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ICC warns Kenya on media leaks in Kenyatta case

October 21, 2014

The International Criminal Court on Tuesday formally warned Kenya for leaking confidential information to the media in President Uhuru Kenyatta’s case related to a request to help freeze or seize his assets.

Kenyatta, 52, earlier this month became the first sitting president to appear before The Hague-based court, where he faces charges of crimes against humanity for his role in bloody post-election violence in 2007-08.

“The Chamber notes with concern the Kenyan government’s cumulative inattention to the taking of appropriate measures to ensure the confidentiality of proceedings,” the ICC’s judges said.

A pre-trial bench of ICC judges in April 2011 requested that Nairobi cooperate “for purposes of identifying, tracing and freezing or seizing the property and assets belonging or under control of Uhuru Kenyatta.”

The confidential request was issued under seal.

Nairobi however filed public documents in 2013 referring to the request, even though it was still confidential.

Kenya’s lawyers apologised afterwards, saying it would take “necessary caution” to ensure it did not happen again.

But in April, the ICC referred to a news article on the Internet which again had details about the ICC’s request.

Then in September, “Kenyan media reported again on information contained in confidential filings made by the Kenyan government, quoting directly from those filings,” the judges said.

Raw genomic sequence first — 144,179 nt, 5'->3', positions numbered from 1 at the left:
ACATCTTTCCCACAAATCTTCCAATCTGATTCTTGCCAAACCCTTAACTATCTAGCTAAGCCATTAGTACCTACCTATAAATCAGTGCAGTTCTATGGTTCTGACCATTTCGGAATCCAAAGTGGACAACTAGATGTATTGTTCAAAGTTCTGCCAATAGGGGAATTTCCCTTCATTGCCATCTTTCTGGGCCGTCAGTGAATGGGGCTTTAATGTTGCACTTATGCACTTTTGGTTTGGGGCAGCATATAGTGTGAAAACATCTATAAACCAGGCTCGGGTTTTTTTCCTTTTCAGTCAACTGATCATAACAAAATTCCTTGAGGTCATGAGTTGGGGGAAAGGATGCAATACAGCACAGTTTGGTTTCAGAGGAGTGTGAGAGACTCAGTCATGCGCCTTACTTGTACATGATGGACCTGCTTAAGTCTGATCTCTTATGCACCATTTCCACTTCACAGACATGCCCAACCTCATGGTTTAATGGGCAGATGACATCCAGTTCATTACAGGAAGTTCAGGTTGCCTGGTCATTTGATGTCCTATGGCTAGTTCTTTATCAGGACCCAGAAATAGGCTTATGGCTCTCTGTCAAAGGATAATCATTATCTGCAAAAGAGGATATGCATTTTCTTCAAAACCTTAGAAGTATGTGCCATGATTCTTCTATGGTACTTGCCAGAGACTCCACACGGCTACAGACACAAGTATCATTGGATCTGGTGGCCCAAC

“The Chamber notes with concern what happens to be a pattern of information contained in confidential filings being leaked to the media, in some cases even before the filings have been notified to the Chamber,” they said.

“For the foregoing reasons, the Chamber formally cautions the Kenyan government.”

The ICC summoned Kenyatta in 2011 to appear on five counts of crimes against humanity for his alleged role in orchestrating post-election unrest in late 2007 and early 2008 that left 1,200 people dead and displaced 600,000 others.

Kenyatta’s case however has been dragging on for more than three years, riddled with prosecution accusations of witness intimidation, while the powerful African leader’s supporters claim the ICC only targets African countries.

In Kenya, bitter memories are still fresh of the worst violence to hit the east African country since independence in 1963.

What began as political riots quickly turned into ethnic killings of Kenyatta’s Kikuyu tribe, who in return launched reprisal attacks.

Dispatches from AFP concerning freedom of information, censorship and news coverage in regions where independent media is under threat.